1. Scope. 1.1. What is non-equilibrium thermodynamics? 1.2. Non-equilibrium thermodynamics in the context of other theories. 1.3. The purpose of this book -- 2. Why non-equilibrium thermodynamics? 2.1. Simple flux equations. 2.2. Flux equations with coupling terms. 2.3. Experimental designs and controls. 2.4. Entropy production, work and lost work. 2.5. Consistent thermodynamic models -- 3. Thermodynamic relations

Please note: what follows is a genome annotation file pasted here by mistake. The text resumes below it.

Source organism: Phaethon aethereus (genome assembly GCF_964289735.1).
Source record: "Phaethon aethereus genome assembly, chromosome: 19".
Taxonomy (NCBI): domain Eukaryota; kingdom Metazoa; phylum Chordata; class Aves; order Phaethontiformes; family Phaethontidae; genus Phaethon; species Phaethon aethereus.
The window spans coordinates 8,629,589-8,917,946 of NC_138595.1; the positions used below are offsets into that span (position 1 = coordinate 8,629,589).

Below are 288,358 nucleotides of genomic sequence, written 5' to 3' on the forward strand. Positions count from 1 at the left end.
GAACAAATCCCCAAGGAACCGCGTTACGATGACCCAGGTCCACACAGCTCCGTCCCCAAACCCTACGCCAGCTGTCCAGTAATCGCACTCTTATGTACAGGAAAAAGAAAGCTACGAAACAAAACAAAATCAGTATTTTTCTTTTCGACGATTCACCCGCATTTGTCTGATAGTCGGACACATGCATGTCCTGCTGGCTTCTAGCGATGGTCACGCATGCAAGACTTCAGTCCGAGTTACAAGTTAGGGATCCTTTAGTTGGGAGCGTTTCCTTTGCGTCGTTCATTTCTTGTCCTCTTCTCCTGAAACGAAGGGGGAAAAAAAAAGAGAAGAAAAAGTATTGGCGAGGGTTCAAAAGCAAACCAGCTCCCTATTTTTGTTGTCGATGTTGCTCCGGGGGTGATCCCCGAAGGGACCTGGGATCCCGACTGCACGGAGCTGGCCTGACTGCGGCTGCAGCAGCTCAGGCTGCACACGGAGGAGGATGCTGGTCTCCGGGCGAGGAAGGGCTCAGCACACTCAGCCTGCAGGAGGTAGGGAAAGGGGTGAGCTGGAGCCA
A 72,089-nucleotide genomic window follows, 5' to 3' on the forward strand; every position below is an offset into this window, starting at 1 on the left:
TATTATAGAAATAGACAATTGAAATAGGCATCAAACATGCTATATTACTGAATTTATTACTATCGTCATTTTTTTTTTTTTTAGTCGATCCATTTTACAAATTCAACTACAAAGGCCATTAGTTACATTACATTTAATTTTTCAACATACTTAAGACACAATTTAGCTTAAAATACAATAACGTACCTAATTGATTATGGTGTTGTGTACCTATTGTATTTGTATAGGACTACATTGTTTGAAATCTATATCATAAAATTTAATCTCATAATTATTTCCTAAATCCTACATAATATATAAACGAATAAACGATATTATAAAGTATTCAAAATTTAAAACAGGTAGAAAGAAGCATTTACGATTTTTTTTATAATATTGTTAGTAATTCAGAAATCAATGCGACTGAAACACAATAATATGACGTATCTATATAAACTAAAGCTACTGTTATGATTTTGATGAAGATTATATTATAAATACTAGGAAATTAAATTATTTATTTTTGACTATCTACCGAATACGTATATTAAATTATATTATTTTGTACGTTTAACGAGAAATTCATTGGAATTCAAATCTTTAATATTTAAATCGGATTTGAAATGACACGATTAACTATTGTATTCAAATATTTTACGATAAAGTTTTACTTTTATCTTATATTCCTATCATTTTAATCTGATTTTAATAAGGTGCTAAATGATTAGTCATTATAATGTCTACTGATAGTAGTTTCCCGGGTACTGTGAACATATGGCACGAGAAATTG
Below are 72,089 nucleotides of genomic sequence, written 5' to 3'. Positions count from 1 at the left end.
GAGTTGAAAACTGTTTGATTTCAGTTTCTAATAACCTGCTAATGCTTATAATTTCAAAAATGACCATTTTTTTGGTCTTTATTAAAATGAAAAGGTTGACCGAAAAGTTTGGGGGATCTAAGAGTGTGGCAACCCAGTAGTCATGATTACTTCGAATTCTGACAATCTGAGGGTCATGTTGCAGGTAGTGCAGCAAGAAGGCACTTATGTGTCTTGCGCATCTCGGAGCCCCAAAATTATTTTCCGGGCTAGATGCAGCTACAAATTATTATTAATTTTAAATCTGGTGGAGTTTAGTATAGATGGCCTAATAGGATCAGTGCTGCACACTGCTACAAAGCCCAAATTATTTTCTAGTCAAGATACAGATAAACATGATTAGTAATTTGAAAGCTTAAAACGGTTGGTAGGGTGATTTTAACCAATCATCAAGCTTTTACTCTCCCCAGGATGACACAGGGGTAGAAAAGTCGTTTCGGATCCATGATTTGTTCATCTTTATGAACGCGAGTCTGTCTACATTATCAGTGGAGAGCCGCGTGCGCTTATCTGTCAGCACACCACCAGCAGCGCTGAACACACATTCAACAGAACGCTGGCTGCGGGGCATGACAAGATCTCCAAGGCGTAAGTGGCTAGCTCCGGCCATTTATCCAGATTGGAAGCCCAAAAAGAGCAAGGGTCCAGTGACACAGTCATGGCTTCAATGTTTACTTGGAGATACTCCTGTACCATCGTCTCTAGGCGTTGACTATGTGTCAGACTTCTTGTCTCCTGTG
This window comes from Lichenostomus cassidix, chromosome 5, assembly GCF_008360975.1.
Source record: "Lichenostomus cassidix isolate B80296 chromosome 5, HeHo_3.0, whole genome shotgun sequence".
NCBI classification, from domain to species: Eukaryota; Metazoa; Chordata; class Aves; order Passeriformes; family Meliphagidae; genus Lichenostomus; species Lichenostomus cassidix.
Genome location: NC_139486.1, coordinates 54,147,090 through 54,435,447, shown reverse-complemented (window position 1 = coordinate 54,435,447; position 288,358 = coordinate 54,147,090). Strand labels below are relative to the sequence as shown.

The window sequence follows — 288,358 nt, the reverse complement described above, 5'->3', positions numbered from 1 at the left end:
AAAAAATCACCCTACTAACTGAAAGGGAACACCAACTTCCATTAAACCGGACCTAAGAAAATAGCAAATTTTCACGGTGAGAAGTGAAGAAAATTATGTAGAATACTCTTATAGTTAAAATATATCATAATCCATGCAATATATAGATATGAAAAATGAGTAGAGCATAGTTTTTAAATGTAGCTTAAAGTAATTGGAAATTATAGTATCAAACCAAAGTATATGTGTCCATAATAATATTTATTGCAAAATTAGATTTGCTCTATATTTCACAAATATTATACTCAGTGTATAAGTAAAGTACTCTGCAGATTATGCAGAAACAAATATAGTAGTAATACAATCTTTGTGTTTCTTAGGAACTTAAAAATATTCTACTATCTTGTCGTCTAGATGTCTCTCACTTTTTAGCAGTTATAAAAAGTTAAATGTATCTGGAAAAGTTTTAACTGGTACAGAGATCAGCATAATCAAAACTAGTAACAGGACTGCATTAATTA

for heterogeneous systems. 3.1. Two homogeneous phases separated by a surface in global equilibrium. 3.2. The contact line in global equilibrium. 3.3. Defining thermodynamic variables for the surface. 3.4. Local thermodynamic identities. 3.5. Defining local equilibrium -- 4. The entropy production for a homogeneous phase. 4.1. Balance equations. 4.2. The entropy production. 4.3. Examples. 4.4. Frames of reference for fluxes in homogeneous systems -- 5. The excess entropy production for the surface. 5.1. The discrete nature of the surface. 5.2. The behavior of the electric fields and potential through the surface. 5.3. Balance equations. 5.4. The excess entropy production -- 6. The excess entropy production for a three phase contact line. 6.1. The discrete nature of the contact line. 6.2. Balance equations. 6.3. The excess entropy production. 6.4. Stationary states -- 7. Flux equations and Onsager relations. 7.1. Flux-force relations. 7.2. Onsager's reciprocal relations. 7.3. Relaxation to equilibrium. Consequences of violating Onsager relations. 7.4. Force-flux relations. 7.5. Coefficient bounds. 7.6. The Curie principle applied to surfaces and contact lines -- 8. Transport of heat and mass. 8.1. The homogeneous phases. 8.2. Coefficient values for homogeneous phases. 8.3. The surface. 8.4. Solution for the heterogeneous system. 8.5. Scaling relations between surface and bulk resistivities -- 9. Transport of heat and charge. 9.1. The homogeneous phases. 9.2. The surface. 9.3. Thermoelectric coolers. 9.4. Thermoelectric generators. 9.5. Solution for the heterogeneous system -- 10. Transport of mass and charge. 10.1. The electrolyte. 10.2. The electrode surfaces. 10.3. Solution for the heterogeneous system. 10.4. A salt power plant. 10.5. Electric power from volume flow. 10.6. Ionic mobility model for the electrolyte. 10.7. Ionic and electronic model for the surface -- 11. Evaporation and condensation. 11.1. Evaporation and condensation in a pure fluid. 11.2. The sign of the heats of transfer of the surface. 11.3. Coefficients from molecular dynamics simulations. 11.4. Evaporation and condensation in a two-component fluid -- 12. Multi-component heat and mass diffusion. 12.1. The homogeneous phases. 12.2. The Maxwell-Stefan equations for multi-component diffusion. 12.3. The Maxwell-Stefan equations for the surface. 12.4. Multi-component diffusion. 12.5. A relation between the heats of transfer and the enthalpy -- 13. A Nonisothermal concentration cell. 13.1. The homogeneous phases. 13.2. Surface contributions. 13.3. The thermoelectric potential -- 14. The transported entropy. 14.1. The Seebeck coefficient of cell a. 14.2. The transported entropy of Pb[symbol] in cell a. 14.3. The transported entropy of the cation in cell b. 14.4. The transported entropy of the ions cell c. 14.5. Transformation properties -- 15. Adiabatic electrode reactions. 15.1. The homogeneous phases. 15.2. The interfaces. 15.3. Temperature and electric potential profiles -- 16. The liquid junction potential. 16.1. The flux equations for the electrolyte. 16.2. The liquid junction potential. 16.3. Liquid junction potential calculations compared -- 17. The formation cell. 17.1. The isothermal cell. 17.2. A non-isothermal cell with a non-uniform electrolyte -- 18. Power from regular and thermal osmosis. 18.1. The potential work of a salt power plant. 18.2. The membrane as a barrier to transport of heat and mass. 18.3. Membrane transport of heat and mass. 18.4. Osmosis -- 19. Modeling the polymer electrolyte fuel cell. 19.1. The potential work of a fuel cell. 19.2. The cell and its five subsystems. 19.3. The electrode backing and the membrane. 19.4. The electrode surfaces. 19.5. A model in agreement with the second law -- 20. Measuring membrane transport properties. 20.1. The membrane in equilibrium with electrolyte solutions. 20.2. The membrane resistivity. 20.3. Ionic transport numbers. 20.4. The transference number of water and the water permeability. 20.5. The Seebeck coefficient. 20.6. Interdiffusion coefficients -- 21. The impedance of an electrode surface. 21.1. The hydrogen electrode. Mass balances. 21.2. The oscillating field. 21.3. Reaction Gibbs energies. 21.4. The electrode surface impedance. 21.5. A test of the model. 21.6. The reaction overpotential -- 22. Non-equilibrium molecular dynamics simulations. 22.1. The system. 22.2. Calculation techniques. 22.3. Verifying the assumption of local equilibrium. 22.4. Verifications of the Onsager relations. 22.5. Linearity of the flux-force relations. 22.6. Molecular mechanisms -- 23. The non-equilibrium two-phase van der Waals model. 23.1. Van der Waals equation of states. 23.2. Van der Waals square gradient model for the interfacial region. 23.3. Balance equations. 23.4. The entropy production. 23.5. Flux equations. 23.6. A numerical solution method. 23.7. Procedure for extrapolation of bulk densities and fluxes. 23.8. Defining excess densities. 23.9. Thermodynamic properties of Gibbs' surface. 23.10. An autonomous surface. 23.11. Excess densities depend on the choice of dividing surface. 23.12. The entropy balance and the excess entropy production. 23.13. Resistivities to heat and mass transferThe purpose of this book is to encourage the use of non-equilibrium thermodynamics to describe transport in complex, heterogeneous media. With large coupling effects between the transport of heat, mass, charge and chemical reactions at surfaces, it is important to know how one should properly integrate across systems where different phases are in contact. No other book gives a prescription of how to set up flux equations for transports across heterogeneous systems. The authors apply the thermodynamic description in terms of excess densities, developed by Gibbs for equilibrium, to non-equilibrium systems. The treatment is restricted to transport into and through the surface. Using local equilibrium together with the balance equations for the surface, expressions for the excess entropy production of the surface and of the contact line are derived. Many examples are given to illustrate how the theory can be applied to coupled transport of mass, heat, charge and chemical reactions; in phase transitions, at electrode surfaces and in fuel cells. Molecular simulations and analytical studies are used to add insight